Here are some things I have learned in the past five days.
1. You can’t be a control freak in the hospital. When in the hospital, you are literally in charge of nothing. People wake you up in the middle of the night just to take your temperature, you’re at the mercy of others for when you can shower, eat, change the bedclothes. A doctor just stopped by to tell me that a whole team of doctors knows all about me and are all putting their heads together to figure out the best courses of action for Nora and me. Strangers who know more about my uterus than I do. I’m doing okay with this, but…it is sometimes a little bit difficult.
2. Placenta previa doesn’t actually “move”. Your uterus grows and takes the placenta previa to the right place. Or something. So, in my case, it looked like it “moved” quite a lot, but it didn’t move completely. Which leads me to my new vocabulary word.
3. “Accreta: The abnormal adherence of the chorion of the placenta to the myometrium of the uterus. Normally there is tissue intervening between the chorionic villi and the myometrium, but in ‘placenta accreta, the vascular processes of the chorion grow directly in the myometrium. Placenta accreta can progress into placenta percreta.” I have this problem. And, it is growing into not just my uterus but also my bladder. This will make the day of my surgery tricky. They’re going to take the baby out, then assess if they need to do a hysterectomy (which they are 95% sure they will) and then assess if they need to do bladder reparation. I never knew this word before, in twenty years of baby having…and now it is a major part of the equation.
4. Hospitals are loud and do not run on time, in general. Something that “always” happens at 7:30 might happen at 9:30 tomorrow.
5. Nurses are amazing people. They are the “mothers” of the whole floor. They nurture, they care, they are invested. They listen to me talk about my family. They pore over the pictures that are all around and they act like they don’t mind cleaning up gross things. They are compassionate when giving shots, taking blood, waking me up in the middle of the night. The nurses here have made me feel…in a weird way…secure and welcome. They make it easier.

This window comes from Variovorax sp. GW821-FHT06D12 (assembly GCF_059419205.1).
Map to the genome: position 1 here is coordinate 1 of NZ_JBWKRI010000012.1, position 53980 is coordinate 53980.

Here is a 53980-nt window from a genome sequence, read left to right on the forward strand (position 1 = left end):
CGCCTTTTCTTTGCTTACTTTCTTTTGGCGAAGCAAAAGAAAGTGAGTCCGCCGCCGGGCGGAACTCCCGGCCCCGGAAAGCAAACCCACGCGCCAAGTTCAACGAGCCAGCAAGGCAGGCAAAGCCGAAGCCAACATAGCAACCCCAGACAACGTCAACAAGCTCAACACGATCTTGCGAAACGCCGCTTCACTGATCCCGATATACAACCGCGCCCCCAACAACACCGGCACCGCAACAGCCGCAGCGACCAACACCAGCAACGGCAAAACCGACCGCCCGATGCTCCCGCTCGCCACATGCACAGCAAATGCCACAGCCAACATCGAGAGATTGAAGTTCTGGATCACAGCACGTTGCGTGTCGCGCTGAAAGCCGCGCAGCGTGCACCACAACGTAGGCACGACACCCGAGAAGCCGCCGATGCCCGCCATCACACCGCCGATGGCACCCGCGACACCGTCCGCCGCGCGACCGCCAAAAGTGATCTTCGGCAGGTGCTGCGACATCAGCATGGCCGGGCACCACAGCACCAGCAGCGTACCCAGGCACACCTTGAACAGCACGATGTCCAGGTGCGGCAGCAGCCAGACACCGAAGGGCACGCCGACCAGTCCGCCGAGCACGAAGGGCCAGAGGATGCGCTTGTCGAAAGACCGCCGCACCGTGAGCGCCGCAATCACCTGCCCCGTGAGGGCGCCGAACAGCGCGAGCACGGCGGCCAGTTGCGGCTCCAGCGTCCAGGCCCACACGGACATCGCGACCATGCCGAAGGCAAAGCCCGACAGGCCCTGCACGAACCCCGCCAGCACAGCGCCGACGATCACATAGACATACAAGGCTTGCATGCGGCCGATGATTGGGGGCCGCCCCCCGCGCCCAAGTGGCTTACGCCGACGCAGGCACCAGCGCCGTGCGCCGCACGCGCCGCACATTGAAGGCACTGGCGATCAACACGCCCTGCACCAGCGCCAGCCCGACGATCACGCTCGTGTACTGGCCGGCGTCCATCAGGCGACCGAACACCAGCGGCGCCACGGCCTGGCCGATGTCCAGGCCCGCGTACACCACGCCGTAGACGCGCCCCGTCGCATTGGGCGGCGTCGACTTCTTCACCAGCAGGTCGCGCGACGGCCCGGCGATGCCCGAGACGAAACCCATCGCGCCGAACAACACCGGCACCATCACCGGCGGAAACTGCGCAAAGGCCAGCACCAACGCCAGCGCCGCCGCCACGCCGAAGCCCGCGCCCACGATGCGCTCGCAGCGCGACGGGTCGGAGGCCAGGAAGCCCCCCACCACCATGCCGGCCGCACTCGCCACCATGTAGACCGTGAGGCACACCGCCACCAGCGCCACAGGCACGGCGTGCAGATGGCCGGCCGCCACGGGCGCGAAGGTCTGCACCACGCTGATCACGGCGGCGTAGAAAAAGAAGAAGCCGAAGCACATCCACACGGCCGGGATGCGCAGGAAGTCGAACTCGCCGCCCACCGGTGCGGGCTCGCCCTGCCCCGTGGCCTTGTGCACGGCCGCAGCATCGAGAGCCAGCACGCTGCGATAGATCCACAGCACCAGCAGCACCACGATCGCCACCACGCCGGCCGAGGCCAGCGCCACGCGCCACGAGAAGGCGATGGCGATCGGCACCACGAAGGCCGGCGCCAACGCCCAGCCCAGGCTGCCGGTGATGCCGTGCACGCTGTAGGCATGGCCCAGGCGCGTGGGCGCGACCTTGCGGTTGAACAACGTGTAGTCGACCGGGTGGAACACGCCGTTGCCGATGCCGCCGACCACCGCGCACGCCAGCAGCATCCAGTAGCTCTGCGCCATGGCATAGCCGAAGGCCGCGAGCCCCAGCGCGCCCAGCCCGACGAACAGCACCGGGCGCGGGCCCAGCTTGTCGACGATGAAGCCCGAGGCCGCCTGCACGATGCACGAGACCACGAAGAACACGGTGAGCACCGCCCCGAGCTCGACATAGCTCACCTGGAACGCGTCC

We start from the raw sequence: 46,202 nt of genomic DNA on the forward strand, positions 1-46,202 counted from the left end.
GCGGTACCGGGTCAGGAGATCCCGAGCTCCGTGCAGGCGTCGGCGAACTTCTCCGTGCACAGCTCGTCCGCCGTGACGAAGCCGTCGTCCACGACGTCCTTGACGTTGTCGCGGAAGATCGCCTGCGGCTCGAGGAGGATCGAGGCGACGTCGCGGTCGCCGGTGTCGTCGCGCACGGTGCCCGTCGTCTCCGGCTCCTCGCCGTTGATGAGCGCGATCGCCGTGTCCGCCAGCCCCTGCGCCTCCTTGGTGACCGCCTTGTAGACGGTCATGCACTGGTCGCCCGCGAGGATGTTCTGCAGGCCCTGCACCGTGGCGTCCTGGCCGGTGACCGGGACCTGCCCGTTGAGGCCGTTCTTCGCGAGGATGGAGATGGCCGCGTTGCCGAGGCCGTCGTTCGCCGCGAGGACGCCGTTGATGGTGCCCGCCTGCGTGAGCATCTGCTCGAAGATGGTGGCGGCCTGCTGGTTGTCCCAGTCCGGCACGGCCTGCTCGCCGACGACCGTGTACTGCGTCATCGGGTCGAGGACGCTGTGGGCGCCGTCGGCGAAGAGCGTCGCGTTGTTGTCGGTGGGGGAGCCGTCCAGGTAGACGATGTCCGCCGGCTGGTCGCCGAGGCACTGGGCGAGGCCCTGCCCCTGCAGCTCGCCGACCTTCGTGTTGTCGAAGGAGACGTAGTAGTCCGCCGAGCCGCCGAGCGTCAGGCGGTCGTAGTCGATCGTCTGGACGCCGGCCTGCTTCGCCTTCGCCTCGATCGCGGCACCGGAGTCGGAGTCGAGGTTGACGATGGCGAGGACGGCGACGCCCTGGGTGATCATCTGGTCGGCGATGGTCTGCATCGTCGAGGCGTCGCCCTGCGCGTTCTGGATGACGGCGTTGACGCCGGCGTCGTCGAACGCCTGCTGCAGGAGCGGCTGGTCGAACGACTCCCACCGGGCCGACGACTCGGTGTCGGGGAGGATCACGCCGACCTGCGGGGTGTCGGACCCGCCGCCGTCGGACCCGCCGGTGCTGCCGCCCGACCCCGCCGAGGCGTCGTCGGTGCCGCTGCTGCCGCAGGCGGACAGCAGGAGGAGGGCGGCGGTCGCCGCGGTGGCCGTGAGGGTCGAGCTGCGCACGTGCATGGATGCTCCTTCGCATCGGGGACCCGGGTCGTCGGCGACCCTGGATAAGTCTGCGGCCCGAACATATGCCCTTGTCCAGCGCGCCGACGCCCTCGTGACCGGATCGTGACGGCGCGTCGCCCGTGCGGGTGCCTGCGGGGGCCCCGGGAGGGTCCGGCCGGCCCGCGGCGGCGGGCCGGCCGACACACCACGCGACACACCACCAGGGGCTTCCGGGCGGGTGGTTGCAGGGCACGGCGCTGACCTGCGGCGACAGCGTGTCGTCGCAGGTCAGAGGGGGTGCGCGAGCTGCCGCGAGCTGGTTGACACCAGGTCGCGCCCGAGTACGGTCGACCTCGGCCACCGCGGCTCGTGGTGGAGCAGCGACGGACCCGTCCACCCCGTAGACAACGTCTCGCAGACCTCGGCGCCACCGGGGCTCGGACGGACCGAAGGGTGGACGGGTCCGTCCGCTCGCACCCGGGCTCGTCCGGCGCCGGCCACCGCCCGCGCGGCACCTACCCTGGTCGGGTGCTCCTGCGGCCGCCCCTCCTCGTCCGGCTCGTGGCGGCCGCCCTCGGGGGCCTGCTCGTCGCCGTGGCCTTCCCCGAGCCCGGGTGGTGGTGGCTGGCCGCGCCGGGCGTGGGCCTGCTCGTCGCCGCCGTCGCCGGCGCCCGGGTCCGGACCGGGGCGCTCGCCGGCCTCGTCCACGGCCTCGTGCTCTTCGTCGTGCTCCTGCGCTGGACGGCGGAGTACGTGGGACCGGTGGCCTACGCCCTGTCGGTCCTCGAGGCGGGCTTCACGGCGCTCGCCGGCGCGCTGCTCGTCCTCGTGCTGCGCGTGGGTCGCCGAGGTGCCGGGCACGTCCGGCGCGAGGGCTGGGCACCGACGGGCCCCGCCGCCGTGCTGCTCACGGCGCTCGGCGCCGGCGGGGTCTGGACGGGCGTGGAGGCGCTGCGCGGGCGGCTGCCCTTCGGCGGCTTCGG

Today I am 29 weeks and that feels like a milestone. One of the doctors yesterday reminded me that every day is a victory.
I’m reading a book about preemies which I can only stomach about one chapter at a time. I have a ton of peace about Nora and about how she’ll do, but I know she’s beginning her life differently than most little babies. And I know that her first experiences in life won’t be snuggling and nursing and crying…but learning to breathe, working to stay warm…she’s beginning with Hard Things and it’s going to be different. She will spend Christmas here, almost certainly. I’m nervous about the moment when she leaves the womb and faces the world. She is already our precious and cherished daughter…and we so want her to be well.
I’m nervous about the surgery itself. I had a hard time with my previous section, being open for a whole hysterectomy and a bladder surgery following the birth make me quite nervous. It’s all going to be figuring it out as we go along and so there is no reality except that it’s going to be stressful and it must be endured. I keep telling the O.B.’s that the anesthesioligist needs to be prepared to knock me out if I start to lose it.
In general, we’re all holding up well. I love having visitors and it helps with the tedium, the loneliness, the homesickness. It helps SO much. It also helps to know that everyone is home is being well cared for. People have poured out so much love on us.
So, if you want to come and see me, let me know. I try and plan out my visitors so that I wind up with people every day. I’d love to see you!
Keep praying for us. God is always faithful and His steadfast presence is really getting us through all of this.